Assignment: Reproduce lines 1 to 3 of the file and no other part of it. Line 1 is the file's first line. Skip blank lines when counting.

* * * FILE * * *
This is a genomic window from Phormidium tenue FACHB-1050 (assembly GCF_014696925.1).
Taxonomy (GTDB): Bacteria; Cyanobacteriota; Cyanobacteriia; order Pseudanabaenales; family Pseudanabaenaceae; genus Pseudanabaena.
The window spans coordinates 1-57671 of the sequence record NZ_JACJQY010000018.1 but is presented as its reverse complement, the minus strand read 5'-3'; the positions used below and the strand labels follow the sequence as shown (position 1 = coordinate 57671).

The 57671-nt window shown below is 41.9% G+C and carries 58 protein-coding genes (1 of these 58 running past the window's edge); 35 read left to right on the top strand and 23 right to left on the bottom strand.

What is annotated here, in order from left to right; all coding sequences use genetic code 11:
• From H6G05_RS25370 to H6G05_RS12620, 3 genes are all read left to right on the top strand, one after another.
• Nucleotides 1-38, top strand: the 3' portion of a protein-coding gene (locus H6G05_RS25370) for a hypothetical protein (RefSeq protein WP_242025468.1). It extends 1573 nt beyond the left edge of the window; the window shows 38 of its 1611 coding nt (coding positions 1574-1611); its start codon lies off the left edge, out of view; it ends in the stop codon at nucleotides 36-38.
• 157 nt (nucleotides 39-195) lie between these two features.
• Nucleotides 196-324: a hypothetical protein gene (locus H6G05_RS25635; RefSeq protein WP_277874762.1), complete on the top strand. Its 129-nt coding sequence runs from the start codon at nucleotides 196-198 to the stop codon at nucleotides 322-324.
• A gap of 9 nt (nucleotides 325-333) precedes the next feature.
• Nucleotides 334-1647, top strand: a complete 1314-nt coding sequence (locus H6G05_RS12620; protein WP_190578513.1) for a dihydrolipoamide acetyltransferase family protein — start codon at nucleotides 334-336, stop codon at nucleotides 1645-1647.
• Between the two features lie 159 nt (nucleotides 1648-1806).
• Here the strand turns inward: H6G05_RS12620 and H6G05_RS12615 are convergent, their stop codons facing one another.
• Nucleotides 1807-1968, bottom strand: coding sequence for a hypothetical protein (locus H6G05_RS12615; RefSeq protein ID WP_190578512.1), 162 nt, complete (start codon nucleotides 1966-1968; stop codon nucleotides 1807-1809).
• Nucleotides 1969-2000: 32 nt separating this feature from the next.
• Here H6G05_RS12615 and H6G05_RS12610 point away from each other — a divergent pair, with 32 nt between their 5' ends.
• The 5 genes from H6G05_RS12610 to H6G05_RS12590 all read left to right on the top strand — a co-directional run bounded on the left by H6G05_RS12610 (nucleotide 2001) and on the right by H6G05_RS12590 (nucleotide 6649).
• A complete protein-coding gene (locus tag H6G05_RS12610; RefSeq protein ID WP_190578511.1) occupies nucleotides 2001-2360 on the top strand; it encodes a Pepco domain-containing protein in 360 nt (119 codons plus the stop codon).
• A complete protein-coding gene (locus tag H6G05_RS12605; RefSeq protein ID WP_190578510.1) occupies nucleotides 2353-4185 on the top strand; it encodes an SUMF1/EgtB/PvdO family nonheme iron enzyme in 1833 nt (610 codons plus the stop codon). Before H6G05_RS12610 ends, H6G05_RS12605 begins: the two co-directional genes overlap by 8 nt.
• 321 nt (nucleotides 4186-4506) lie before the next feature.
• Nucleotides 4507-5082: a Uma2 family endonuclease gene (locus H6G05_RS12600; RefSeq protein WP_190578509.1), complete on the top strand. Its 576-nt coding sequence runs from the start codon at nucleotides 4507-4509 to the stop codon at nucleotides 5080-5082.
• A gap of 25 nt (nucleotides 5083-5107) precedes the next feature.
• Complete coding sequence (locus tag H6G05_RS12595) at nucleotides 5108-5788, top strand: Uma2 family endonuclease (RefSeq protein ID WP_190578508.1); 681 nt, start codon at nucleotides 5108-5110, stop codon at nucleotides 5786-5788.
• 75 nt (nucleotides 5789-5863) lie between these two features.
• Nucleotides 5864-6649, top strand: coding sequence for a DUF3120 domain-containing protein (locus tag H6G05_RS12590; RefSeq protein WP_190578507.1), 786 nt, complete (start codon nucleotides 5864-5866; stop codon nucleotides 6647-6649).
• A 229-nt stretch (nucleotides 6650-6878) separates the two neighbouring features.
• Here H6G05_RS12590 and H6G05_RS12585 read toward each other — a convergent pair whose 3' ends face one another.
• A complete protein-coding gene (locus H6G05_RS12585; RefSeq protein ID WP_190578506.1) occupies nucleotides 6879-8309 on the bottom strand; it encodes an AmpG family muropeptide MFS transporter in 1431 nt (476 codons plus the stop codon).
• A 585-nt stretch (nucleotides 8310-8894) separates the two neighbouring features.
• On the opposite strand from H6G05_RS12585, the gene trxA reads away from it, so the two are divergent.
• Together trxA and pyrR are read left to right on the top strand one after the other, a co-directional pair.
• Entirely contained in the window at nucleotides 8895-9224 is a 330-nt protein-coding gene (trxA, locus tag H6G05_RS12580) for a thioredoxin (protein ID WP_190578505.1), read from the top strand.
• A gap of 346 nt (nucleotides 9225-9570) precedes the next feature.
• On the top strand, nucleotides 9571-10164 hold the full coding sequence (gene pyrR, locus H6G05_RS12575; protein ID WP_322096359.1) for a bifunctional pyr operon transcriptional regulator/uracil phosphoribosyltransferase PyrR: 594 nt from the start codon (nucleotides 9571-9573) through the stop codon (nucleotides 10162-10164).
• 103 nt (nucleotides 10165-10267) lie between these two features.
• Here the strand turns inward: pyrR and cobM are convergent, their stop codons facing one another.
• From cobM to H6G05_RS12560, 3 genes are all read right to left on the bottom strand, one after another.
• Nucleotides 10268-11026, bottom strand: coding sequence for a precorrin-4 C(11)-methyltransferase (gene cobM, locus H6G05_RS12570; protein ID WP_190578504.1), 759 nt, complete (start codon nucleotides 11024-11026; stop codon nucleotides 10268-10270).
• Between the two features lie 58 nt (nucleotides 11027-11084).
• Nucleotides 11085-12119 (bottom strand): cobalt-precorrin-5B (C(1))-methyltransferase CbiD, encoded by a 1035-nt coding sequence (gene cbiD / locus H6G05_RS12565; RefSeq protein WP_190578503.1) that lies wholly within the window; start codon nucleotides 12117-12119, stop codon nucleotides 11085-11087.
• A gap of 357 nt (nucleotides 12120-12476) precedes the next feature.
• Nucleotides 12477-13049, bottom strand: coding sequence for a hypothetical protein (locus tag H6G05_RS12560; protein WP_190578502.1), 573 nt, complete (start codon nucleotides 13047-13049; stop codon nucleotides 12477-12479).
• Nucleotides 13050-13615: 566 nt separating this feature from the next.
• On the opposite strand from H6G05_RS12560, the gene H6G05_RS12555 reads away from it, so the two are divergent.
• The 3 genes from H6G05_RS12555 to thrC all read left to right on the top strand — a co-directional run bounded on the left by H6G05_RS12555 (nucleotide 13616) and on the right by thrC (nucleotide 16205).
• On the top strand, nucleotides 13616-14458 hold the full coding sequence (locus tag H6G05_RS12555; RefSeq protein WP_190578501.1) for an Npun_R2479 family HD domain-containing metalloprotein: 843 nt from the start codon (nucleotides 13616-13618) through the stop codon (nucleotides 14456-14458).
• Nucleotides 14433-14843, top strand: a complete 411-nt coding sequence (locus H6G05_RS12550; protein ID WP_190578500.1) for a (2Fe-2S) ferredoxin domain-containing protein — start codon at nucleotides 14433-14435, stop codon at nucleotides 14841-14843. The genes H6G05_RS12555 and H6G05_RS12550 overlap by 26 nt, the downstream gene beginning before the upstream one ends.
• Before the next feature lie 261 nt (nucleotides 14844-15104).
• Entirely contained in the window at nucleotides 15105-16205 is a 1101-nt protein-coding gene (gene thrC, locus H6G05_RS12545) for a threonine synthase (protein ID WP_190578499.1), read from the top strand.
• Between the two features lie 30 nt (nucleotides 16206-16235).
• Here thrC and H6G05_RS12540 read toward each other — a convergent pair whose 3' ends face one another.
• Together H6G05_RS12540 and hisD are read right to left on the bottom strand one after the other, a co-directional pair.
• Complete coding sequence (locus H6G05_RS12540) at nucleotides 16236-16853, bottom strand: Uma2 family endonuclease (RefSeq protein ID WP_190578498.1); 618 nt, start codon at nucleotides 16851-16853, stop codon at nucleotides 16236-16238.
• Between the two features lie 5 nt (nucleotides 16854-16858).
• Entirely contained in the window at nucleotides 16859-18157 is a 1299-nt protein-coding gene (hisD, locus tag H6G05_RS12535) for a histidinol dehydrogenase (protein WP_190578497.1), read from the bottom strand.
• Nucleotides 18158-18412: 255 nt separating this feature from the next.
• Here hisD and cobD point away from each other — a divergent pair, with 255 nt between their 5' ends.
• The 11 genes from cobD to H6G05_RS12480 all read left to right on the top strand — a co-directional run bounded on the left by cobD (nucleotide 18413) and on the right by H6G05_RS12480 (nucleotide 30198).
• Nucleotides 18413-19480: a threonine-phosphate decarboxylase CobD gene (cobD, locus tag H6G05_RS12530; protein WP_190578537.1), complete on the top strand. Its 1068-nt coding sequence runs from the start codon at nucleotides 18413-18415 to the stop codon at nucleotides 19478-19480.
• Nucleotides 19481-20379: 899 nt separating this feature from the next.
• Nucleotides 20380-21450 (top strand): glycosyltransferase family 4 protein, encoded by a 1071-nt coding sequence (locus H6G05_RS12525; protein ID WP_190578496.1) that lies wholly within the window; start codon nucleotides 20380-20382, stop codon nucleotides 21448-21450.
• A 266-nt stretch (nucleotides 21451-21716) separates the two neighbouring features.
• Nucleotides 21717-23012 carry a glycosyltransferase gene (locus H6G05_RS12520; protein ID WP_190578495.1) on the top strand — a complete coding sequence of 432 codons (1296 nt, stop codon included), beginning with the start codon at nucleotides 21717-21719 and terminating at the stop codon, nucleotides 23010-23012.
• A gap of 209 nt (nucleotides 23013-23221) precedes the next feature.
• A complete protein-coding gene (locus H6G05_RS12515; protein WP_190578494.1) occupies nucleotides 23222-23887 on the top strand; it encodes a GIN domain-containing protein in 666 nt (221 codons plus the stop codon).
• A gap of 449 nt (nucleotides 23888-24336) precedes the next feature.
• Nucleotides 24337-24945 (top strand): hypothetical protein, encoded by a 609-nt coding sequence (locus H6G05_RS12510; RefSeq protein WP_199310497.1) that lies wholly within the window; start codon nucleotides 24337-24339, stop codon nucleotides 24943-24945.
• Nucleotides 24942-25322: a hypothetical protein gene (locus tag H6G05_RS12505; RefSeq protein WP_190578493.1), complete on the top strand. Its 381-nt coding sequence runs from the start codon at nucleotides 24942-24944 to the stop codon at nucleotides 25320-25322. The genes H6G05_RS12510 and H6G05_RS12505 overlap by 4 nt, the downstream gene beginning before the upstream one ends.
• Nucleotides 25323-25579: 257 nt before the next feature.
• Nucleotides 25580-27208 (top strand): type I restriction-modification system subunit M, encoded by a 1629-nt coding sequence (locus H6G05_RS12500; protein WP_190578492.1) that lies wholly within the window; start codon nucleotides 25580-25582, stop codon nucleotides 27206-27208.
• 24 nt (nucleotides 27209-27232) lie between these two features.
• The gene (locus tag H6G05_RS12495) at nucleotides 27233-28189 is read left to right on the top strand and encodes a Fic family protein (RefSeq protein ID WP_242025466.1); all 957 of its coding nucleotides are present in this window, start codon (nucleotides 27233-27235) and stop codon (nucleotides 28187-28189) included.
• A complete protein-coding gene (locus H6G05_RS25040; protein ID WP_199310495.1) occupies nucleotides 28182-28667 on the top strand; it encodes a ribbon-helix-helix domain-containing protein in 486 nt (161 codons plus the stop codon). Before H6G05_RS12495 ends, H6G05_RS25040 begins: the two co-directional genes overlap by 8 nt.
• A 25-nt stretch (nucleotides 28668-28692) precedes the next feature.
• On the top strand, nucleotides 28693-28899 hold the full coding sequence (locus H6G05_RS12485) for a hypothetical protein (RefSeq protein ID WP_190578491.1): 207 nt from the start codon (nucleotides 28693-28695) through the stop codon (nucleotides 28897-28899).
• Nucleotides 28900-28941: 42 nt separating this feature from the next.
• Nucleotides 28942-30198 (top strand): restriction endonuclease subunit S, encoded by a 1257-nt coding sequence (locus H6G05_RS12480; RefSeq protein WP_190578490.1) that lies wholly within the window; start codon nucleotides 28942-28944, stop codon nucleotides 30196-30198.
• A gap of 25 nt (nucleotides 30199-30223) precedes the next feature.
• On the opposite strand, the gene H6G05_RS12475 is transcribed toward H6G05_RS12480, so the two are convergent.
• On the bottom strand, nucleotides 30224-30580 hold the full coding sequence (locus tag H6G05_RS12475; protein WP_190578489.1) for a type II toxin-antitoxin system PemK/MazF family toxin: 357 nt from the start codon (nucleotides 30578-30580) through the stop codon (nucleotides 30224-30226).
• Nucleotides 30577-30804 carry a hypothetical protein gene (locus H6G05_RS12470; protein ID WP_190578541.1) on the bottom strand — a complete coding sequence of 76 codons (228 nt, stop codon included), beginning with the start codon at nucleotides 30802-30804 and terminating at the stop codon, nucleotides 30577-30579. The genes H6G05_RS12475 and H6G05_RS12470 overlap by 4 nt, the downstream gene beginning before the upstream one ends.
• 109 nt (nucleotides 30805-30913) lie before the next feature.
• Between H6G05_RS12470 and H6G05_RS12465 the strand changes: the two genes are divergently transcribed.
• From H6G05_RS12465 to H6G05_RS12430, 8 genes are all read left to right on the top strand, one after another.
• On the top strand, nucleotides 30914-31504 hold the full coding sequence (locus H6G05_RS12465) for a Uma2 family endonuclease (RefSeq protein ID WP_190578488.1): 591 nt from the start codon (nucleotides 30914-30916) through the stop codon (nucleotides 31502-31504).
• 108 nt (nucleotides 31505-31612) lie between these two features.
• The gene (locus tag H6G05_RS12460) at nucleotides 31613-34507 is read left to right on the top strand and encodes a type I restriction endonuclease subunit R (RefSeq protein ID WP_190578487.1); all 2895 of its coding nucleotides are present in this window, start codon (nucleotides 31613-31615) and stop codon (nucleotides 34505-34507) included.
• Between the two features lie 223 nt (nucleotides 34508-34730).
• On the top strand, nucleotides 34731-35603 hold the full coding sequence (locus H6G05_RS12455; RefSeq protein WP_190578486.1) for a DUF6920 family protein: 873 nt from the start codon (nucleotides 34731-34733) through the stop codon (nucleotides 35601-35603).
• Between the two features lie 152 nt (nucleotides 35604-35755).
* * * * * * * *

This is a genomic window from Phormidium tenue FACHB-1050 (assembly GCF_014696925.1).
Taxonomy (GTDB): Bacteria; Cyanobacteriota; Cyanobacteriia; order Pseudanabaenales; family Pseudanabaenaceae; genus Pseudanabaena.
The window spans coordinates 1-57671 of the sequence record NZ_JACJQY010000018.1 but is presented as its reverse complement, the minus strand read 5'-3'; the positions used below and the strand labels follow the sequence as shown (position 1 = coordinate 57671).